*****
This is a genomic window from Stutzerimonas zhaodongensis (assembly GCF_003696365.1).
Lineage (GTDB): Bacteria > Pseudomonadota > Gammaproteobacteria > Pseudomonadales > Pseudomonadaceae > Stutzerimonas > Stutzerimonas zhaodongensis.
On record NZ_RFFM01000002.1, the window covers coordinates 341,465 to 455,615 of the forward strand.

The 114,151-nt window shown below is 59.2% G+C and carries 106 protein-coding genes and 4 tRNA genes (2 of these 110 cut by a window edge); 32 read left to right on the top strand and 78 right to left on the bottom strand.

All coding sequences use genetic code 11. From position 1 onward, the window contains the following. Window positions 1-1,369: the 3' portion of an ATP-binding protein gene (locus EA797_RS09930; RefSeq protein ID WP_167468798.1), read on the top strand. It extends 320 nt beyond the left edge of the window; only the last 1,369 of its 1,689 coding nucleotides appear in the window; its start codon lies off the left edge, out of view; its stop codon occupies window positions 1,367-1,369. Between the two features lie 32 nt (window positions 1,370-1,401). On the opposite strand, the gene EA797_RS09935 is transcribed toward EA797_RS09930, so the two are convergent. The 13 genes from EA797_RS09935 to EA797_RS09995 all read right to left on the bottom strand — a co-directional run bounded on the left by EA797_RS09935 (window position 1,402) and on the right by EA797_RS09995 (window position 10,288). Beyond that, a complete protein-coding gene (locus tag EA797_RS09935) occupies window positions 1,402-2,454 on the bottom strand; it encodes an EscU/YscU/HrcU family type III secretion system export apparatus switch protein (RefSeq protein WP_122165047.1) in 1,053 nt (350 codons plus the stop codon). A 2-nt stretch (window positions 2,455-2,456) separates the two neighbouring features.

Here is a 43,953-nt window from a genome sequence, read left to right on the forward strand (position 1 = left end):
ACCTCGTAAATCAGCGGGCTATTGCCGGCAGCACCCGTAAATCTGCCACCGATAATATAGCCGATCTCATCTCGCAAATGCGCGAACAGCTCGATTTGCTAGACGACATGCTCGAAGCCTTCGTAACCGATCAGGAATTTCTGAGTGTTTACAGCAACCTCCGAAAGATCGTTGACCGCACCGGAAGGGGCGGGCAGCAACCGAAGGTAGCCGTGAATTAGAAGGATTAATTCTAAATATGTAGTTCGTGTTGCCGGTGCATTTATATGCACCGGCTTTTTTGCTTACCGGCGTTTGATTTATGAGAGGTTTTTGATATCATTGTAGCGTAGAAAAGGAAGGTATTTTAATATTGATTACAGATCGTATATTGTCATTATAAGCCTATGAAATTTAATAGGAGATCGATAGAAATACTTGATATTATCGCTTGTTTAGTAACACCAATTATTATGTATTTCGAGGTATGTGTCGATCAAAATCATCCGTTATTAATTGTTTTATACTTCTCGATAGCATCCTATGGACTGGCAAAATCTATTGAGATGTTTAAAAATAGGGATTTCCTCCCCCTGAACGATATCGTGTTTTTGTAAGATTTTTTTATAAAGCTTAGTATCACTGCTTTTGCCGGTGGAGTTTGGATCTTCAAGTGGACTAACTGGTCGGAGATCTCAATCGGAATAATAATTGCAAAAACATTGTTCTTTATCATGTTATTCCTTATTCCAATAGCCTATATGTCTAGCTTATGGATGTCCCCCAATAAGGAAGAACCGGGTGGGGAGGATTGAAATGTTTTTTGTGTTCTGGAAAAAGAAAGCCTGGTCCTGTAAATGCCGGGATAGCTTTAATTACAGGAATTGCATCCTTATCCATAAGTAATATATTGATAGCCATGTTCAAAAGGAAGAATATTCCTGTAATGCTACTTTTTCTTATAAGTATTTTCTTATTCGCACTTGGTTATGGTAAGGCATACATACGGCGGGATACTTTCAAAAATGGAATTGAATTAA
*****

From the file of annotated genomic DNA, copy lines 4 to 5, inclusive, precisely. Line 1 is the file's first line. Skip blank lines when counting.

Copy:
The 114,151-nt window shown below is 59.2% G+C and carries 106 protein-coding genes and 4 tRNA genes (2 of these 110 cut by a window edge); 32 read left to right on the top strand and 78 right to left on the bottom strand.

All coding sequences use genetic code 11. From position 1 onward, the window contains the following. Window positions 1-1,369: the 3' portion of an ATP-binding protein gene (locus EA797_RS09930; RefSeq protein ID WP_167468798.1), read on the top strand. It extends 320 nt beyond the left edge of the window; only the last 1,369 of its 1,689 coding nucleotides appear in the window; its start codon lies off the left edge, out of view; its stop codon occupies window positions 1,367-1,369. Between the two features lie 32 nt (window positions 1,370-1,401). On the opposite strand, the gene EA797_RS09935 is transcribed toward EA797_RS09930, so the two are convergent. The 13 genes from EA797_RS09935 to EA797_RS09995 all read right to left on the bottom strand — a co-directional run bounded on the left by EA797_RS09935 (window position 1,402) and on the right by EA797_RS09995 (window position 10,288). Beyond that, a complete protein-coding gene (locus tag EA797_RS09935) occupies window positions 1,402-2,454 on the bottom strand; it encodes an EscU/YscU/HrcU family type III secretion system export apparatus switch protein (RefSeq protein WP_122165047.1) in 1,053 nt (350 codons plus the stop codon). A 2-nt stretch (window positions 2,455-2,456) separates the two neighbouring features.